Montreal Canadiens Disappointing Season

The Montreal Canadiens disappointing season started with the same optimism that any new season may offer. However, in the second game of the season, the Canadiens suffered their first loss, a 2-0 shortcoming to the New York Rangers on the road. What came next was a historically terrible start to the season, including eight straight losses. The record equalled a mark that had been set in 1941, during some of the darkest days of the franchise. This season has been plagued by injury, bad trades, terrible offence, and management being questioned repeatedly.

Montreal Canadiens Disappointing Season Trudges On

Recent Woes

Fifty-seven games into the season, it appears the Canadiens still haven’t gotten it right. On Thursday night in Phoenix, the last place Arizona Coyotes handily took care of Montreal 5-3. Carey Price let in five goals on only twenty-one shots. This comes as Price’s eighth straight loss on the road. Max Pacioretty took two useless penalties and they directly resulted in two goals for the Yotes. Claude Julien also looked absolutely exhausted physically and mentally on the bench in Arizona.

The Canadiens played admirably in the third period against Arizona, but that’s not good enough after the first two lacklustre periods. The defensive play in the second period was terrible. The road team was clearly moving slowly and failing to control the pace of the game. A poorly operated penalty kill by Montreal resulted in this one-timer by Tobias Reider.  

The Coyotes made Montreal look inferior and often beat them in necessary battles. When the Canadiens mounted a comeback in the last period, Antti Raanta yelled at his team from the net, and then they scored two goals to put the game away on Thursday night. Arizona’s head coach Rick Tocchet commented on his team’s response to their goaltender saying, “That woke our team up. I love that.”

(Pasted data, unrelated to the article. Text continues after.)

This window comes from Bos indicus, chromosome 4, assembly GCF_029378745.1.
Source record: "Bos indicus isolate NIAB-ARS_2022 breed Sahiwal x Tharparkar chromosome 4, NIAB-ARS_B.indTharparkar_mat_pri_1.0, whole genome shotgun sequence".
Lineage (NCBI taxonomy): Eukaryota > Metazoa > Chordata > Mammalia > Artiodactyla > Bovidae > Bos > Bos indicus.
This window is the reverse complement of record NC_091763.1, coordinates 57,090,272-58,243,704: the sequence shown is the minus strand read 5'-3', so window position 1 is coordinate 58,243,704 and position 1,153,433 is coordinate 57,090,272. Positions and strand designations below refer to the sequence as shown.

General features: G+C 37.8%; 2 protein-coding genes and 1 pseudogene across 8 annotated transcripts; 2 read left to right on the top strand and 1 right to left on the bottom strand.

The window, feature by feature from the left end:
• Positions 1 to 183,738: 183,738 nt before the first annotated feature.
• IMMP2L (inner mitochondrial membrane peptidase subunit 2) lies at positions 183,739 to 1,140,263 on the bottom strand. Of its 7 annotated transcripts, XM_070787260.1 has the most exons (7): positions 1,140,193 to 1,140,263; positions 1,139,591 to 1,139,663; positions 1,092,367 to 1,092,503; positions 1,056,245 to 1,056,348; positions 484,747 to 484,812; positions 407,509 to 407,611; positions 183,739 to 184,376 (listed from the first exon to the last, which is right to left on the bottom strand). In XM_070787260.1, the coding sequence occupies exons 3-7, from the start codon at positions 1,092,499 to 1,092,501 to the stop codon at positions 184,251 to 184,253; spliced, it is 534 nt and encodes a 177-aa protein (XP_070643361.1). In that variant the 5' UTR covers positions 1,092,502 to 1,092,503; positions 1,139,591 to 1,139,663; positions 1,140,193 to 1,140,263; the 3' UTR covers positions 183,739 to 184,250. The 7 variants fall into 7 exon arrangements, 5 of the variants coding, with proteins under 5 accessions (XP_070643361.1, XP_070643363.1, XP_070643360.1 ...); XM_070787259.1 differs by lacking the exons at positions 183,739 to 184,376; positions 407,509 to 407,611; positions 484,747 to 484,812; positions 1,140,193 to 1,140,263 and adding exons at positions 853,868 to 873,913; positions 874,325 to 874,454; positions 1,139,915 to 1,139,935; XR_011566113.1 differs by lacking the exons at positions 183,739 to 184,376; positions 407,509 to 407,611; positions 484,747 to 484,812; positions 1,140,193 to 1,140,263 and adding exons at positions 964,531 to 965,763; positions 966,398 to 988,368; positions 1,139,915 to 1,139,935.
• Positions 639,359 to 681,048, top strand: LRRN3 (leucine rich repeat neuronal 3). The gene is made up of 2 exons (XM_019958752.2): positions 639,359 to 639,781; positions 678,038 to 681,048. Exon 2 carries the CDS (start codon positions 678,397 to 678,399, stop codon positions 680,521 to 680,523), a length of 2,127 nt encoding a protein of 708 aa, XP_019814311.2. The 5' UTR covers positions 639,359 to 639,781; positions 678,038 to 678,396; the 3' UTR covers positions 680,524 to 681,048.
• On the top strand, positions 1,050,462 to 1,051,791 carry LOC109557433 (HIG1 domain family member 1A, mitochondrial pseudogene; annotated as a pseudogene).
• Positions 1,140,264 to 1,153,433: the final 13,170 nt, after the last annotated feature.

This spark is not evident anywhere on the Montreal Canadiens bench. On Wednesday, Claude Julien said this postgame in reference to the scoring issues, “whether it’s confidence, or bearing down, or shooting quicker, or having patience. Those are the things that they have to figure out. They’re frustrated as much as we are.”


Going into Saturday’s game in Vegas, the Canadiens boast a measly .447 point % losing twenty-eight of fifty-seven games in 2017-2018. The league average is .559%. Offence is clearly an issue for Montreal this season, the Canadiens are ranked 29th in the NHL for 2.5 goals per game. Gallagher is the leading scorer this season with 21 goals and only four other players are even in double digits. Andrew Shaw (10 goals) has been injured since Jan 15th, so he has been unable to help his team. Fortunately, he’s projected to be back in late Feburary/Early March which is earlier than originally expected.

During key absences, it was expected that young stars such as Alex Galchenyuk and recent trade acquisition Jonathan Drouin would step up. That has not happened this season. This season, Galchenyuk has registered 33 points this season. This is still good enough to tie Gallagher for second in team scoring, just one point behind Pacioretty.

Drouin was acquired from the Tampa Bay Lightning, who had drafted him third overall in the 2013 NHL entry draft. Drouin felt he was unable to prove himself in Tampa and he hoped Montreal would give him a chance to play more. This season his numbers are well below what he was performing last season with Tampa. His 28 points are fourth in team scoring. This just goes to show how anemic the Habs offence has been this year.

Claude Julien either doesn’t know how to coach the team he has or he doesn’t have enough on the bench to work with. I’ll let you decide. Either way, Julien is on pace for the worst full season he’s ever coached. The team still only has 52 points on the season and are on a four-game losing skid.

Looking Ahead

As fans around the league optimistically think about the fast-approaching postseason, what can Canadiens fans do? Two things:

  1. Hope that general manager Marc Bergevin is able to work some magic and trade for strong prospects or draft picks for the future.
  2. Watch their underperforming team and hope they develop some chemistry and confidence resulting in more goals.


Don’t worry, someone did the math for what it would take for the Canadiens to make the playoffs. Even back on Jan 20th it looked bleak, sadly its only gotten worse.


MONTREAL, CANADA – APRIL 26: A Montreal Canadiens fan reacts to a goal being waved off in a game between the Boston Bruins and the Montreal Canadiens in Game Six of the Eastern Conference Quarterfinals during the 2011 NHL Stanley Cup Playoffs at the Bell Centre on April 26, 2011 in Montreal, Canada. (Photo by Phillip MacCallum/Getty Images)